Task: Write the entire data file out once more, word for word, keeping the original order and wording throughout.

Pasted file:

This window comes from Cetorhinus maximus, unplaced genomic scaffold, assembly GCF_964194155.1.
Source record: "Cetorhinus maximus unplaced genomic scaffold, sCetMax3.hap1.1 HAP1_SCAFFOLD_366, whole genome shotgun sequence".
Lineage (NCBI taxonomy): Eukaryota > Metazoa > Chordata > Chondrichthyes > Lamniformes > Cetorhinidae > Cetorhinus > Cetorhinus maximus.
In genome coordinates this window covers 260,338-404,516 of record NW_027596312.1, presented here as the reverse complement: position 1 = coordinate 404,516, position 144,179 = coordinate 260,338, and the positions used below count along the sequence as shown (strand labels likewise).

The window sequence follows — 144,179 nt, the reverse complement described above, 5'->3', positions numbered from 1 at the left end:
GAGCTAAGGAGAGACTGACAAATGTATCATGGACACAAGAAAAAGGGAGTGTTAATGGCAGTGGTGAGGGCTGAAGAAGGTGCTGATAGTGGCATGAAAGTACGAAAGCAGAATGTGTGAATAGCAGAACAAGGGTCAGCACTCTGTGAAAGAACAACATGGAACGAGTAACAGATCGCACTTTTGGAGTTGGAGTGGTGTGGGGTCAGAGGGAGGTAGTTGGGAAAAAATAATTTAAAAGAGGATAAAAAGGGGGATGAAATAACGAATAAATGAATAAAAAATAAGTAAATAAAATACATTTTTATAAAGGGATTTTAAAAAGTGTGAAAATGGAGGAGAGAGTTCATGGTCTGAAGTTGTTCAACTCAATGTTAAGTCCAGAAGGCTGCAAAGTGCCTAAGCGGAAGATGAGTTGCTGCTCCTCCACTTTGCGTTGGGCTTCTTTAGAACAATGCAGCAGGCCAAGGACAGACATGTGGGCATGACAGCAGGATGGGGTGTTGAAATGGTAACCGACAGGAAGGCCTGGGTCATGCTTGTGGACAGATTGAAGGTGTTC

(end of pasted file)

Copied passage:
This window comes from Cetorhinus maximus, unplaced genomic scaffold, assembly GCF_964194155.1.
Source record: "Cetorhinus maximus unplaced genomic scaffold, sCetMax3.hap1.1 HAP1_SCAFFOLD_366, whole genome shotgun sequence".
Lineage (NCBI taxonomy): Eukaryota > Metazoa > Chordata > Chondrichthyes > Lamniformes > Cetorhinidae > Cetorhinus > Cetorhinus maximus.
In genome coordinates this window covers 260,338-404,516 of record NW_027596312.1, presented here as the reverse complement: position 1 = coordinate 404,516, position 144,179 = coordinate 260,338, and the positions used below count along the sequence as shown (strand labels likewise).

The window sequence follows — 144,179 nt, the reverse complement described above, 5'->3', positions numbered from 1 at the left end:
GAGCTAAGGAGAGACTGACAAATGTATCATGGACACAAGAAAAAGGGAGTGTTAATGGCAGTGGTGAGGGCTGAAGAAGGTGCTGATAGTGGCATGAAAGTACGAAAGCAGAATGTGTGAATAGCAGAACAAGGGTCAGCACTCTGTGAAAGAACAACATGGAACGAGTAACAGATCGCACTTTTGGAGTTGGAGTGGTGTGGGGTCAGAGGGAGGTAGTTGGGAAAAAATAATTTAAAAGAGGATAAAAAGGGGGATGAAATAACGAATAAATGAATAAAAAATAAGTAAATAAAATACATTTTTATAAAGGGATTTTAAAAAGTGTGAAAATGGAGGAGAGAGTTCATGGTCTGAAGTTGTTCAACTCAATGTTAAGTCCAGAAGGCTGCAAAGTGCCTAAGCGGAAGATGAGTTGCTGCTCCTCCACTTTGCGTTGGGCTTCTTTAGAACAATGCAGCAGGCCAAGGACAGACATGTGGGCATGACAGCAGGATGGGGTGTTGAAATGGTAACCGACAGGAAGGCCTGGGTCATGCTTGTGGACAGATTGAAGGTGTTC